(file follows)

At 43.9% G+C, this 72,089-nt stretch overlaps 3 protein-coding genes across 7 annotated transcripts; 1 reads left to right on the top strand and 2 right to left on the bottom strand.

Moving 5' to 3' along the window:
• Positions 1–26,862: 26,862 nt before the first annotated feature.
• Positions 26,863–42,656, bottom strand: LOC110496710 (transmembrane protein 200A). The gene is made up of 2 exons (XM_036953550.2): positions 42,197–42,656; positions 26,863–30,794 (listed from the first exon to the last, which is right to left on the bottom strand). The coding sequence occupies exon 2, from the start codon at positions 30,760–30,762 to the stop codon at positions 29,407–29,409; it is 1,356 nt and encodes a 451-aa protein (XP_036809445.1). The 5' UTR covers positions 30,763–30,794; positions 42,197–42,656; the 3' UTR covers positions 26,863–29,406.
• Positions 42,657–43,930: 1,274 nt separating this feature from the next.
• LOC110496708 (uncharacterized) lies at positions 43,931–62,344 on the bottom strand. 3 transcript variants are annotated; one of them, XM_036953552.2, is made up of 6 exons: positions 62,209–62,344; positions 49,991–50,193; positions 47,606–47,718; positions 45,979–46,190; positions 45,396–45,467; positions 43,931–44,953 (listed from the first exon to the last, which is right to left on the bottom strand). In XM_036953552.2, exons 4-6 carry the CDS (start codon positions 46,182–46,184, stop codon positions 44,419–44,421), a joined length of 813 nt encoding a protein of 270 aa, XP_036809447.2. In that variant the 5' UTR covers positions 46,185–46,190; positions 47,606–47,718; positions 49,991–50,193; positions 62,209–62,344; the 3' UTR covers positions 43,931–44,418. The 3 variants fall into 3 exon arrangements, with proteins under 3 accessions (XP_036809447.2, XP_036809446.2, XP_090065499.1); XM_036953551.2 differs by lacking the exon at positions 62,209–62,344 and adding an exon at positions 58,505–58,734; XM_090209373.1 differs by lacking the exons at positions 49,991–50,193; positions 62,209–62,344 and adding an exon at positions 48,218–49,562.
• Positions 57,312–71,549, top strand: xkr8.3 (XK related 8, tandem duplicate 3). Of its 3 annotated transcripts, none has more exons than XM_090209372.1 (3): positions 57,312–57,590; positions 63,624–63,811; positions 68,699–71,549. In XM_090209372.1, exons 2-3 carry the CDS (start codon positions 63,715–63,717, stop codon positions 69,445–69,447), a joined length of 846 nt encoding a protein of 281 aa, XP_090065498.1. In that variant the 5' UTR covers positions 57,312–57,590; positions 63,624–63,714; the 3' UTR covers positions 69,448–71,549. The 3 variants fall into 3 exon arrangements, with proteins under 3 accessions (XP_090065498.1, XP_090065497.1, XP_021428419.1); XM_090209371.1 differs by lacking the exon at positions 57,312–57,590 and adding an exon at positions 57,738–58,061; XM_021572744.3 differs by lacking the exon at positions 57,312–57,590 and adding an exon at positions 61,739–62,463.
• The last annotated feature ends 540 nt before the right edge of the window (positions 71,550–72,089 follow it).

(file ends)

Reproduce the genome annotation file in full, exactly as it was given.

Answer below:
At 43.9% G+C, this 72,089-nt stretch overlaps 3 protein-coding genes across 7 annotated transcripts; 1 reads left to right on the top strand and 2 right to left on the bottom strand.

Moving 5' to 3' along the window:
• Positions 1–26,862: 26,862 nt before the first annotated feature.
• Positions 26,863–42,656, bottom strand: LOC110496710 (transmembrane protein 200A). The gene is made up of 2 exons (XM_036953550.2): positions 42,197–42,656; positions 26,863–30,794 (listed from the first exon to the last, which is right to left on the bottom strand). The coding sequence occupies exon 2, from the start codon at positions 30,760–30,762 to the stop codon at positions 29,407–29,409; it is 1,356 nt and encodes a 451-aa protein (XP_036809445.1). The 5' UTR covers positions 30,763–30,794; positions 42,197–42,656; the 3' UTR covers positions 26,863–29,406.
• Positions 42,657–43,930: 1,274 nt separating this feature from the next.
• LOC110496708 (uncharacterized) lies at positions 43,931–62,344 on the bottom strand. 3 transcript variants are annotated; one of them, XM_036953552.2, is made up of 6 exons: positions 62,209–62,344; positions 49,991–50,193; positions 47,606–47,718; positions 45,979–46,190; positions 45,396–45,467; positions 43,931–44,953 (listed from the first exon to the last, which is right to left on the bottom strand). In XM_036953552.2, exons 4-6 carry the CDS (start codon positions 46,182–46,184, stop codon positions 44,419–44,421), a joined length of 813 nt encoding a protein of 270 aa, XP_036809447.2. In that variant the 5' UTR covers positions 46,185–46,190; positions 47,606–47,718; positions 49,991–50,193; positions 62,209–62,344; the 3' UTR covers positions 43,931–44,418. The 3 variants fall into 3 exon arrangements, with proteins under 3 accessions (XP_036809447.2, XP_036809446.2, XP_090065499.1); XM_036953551.2 differs by lacking the exon at positions 62,209–62,344 and adding an exon at positions 58,505–58,734; XM_090209373.1 differs by lacking the exons at positions 49,991–50,193; positions 62,209–62,344 and adding an exon at positions 48,218–49,562.
• Positions 57,312–71,549, top strand: xkr8.3 (XK related 8, tandem duplicate 3). Of its 3 annotated transcripts, none has more exons than XM_090209372.1 (3): positions 57,312–57,590; positions 63,624–63,811; positions 68,699–71,549. In XM_090209372.1, exons 2-3 carry the CDS (start codon positions 63,715–63,717, stop codon positions 69,445–69,447), a joined length of 846 nt encoding a protein of 281 aa, XP_090065498.1. In that variant the 5' UTR covers positions 57,312–57,590; positions 63,624–63,714; the 3' UTR covers positions 69,448–71,549. The 3 variants fall into 3 exon arrangements, with proteins under 3 accessions (XP_090065498.1, XP_090065497.1, XP_021428419.1); XM_090209371.1 differs by lacking the exon at positions 57,312–57,590 and adding an exon at positions 57,738–58,061; XM_021572744.3 differs by lacking the exon at positions 57,312–57,590 and adding an exon at positions 61,739–62,463.
• The last annotated feature ends 540 nt before the right edge of the window (positions 71,550–72,089 follow it).